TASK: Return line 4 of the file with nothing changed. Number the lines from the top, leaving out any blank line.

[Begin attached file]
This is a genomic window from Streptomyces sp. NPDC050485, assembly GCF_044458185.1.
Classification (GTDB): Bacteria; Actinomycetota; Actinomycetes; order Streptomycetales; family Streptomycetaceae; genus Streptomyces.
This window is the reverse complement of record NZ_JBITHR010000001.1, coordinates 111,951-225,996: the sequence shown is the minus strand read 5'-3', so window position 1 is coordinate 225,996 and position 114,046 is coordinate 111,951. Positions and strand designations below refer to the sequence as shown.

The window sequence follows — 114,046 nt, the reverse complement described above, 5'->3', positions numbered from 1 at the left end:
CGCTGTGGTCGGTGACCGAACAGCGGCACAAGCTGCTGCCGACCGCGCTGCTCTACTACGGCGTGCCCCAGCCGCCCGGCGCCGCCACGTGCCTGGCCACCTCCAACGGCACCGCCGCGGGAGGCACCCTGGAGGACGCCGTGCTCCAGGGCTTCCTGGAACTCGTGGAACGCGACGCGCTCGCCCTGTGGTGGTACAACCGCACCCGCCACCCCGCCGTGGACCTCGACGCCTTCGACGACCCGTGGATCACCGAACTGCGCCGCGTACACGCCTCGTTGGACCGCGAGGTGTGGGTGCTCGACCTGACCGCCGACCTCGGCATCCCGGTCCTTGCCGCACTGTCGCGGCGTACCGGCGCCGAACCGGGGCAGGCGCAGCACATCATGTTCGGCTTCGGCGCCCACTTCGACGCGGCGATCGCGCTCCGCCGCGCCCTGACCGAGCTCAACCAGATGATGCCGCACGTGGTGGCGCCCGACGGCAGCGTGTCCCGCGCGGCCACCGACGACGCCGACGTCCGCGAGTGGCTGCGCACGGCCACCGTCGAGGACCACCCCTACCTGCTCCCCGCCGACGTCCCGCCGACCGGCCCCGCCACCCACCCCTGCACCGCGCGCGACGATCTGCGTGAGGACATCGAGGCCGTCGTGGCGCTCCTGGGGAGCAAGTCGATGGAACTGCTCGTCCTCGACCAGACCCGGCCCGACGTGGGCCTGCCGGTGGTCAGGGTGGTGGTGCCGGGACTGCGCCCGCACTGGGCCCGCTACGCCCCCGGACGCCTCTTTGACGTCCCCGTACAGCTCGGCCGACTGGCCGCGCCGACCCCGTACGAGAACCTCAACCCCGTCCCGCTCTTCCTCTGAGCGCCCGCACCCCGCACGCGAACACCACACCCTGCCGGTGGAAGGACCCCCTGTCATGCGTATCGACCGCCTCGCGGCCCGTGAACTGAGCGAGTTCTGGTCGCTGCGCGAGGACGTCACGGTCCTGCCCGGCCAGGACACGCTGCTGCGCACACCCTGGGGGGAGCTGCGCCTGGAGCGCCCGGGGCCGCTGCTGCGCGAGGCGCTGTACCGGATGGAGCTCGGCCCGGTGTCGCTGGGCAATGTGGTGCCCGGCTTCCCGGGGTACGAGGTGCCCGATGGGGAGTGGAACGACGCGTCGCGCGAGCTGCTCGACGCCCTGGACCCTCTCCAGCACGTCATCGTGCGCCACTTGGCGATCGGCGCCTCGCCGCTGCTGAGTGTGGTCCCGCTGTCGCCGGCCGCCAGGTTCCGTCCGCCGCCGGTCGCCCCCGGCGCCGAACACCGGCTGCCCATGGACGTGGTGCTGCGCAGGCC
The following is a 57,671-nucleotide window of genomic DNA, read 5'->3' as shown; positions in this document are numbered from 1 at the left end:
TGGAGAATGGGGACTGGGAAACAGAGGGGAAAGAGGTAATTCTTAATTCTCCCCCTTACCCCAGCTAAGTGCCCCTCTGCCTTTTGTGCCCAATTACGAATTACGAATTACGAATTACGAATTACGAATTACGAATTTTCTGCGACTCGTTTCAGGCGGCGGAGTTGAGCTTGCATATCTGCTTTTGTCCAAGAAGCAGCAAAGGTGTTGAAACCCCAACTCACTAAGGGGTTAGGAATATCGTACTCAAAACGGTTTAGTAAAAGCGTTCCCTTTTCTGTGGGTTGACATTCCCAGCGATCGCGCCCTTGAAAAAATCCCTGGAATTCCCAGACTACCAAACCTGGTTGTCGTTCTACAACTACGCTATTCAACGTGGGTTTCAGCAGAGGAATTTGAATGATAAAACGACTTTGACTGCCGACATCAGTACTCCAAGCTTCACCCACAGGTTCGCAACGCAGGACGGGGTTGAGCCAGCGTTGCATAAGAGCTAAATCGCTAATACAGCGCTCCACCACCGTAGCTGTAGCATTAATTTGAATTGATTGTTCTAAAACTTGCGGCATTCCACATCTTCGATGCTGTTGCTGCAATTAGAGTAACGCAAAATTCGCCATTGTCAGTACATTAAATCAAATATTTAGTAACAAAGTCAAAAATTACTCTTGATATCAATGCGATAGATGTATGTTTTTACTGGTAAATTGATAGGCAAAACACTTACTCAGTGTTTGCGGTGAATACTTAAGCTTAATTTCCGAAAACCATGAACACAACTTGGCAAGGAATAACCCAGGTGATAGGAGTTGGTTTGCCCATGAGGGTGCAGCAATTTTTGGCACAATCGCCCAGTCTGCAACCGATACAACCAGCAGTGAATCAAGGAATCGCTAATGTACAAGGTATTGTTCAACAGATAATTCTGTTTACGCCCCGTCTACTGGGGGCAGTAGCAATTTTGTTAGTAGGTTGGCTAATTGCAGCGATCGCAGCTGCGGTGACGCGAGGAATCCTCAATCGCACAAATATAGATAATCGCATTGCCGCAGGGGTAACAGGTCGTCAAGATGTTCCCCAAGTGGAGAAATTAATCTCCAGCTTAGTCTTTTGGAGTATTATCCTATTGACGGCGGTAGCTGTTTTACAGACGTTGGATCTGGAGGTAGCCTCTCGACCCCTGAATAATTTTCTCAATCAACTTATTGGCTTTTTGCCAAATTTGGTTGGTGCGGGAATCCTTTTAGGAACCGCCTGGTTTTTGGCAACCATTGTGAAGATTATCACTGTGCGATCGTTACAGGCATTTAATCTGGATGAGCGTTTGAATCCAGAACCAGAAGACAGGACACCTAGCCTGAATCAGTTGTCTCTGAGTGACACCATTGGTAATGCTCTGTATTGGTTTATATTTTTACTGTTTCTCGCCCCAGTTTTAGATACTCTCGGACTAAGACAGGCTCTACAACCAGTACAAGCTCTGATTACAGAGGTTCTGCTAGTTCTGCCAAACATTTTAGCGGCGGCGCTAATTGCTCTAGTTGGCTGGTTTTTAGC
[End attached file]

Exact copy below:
The window sequence follows — 114,046 nt, the reverse complement described above, 5'->3', positions numbered from 1 at the left end: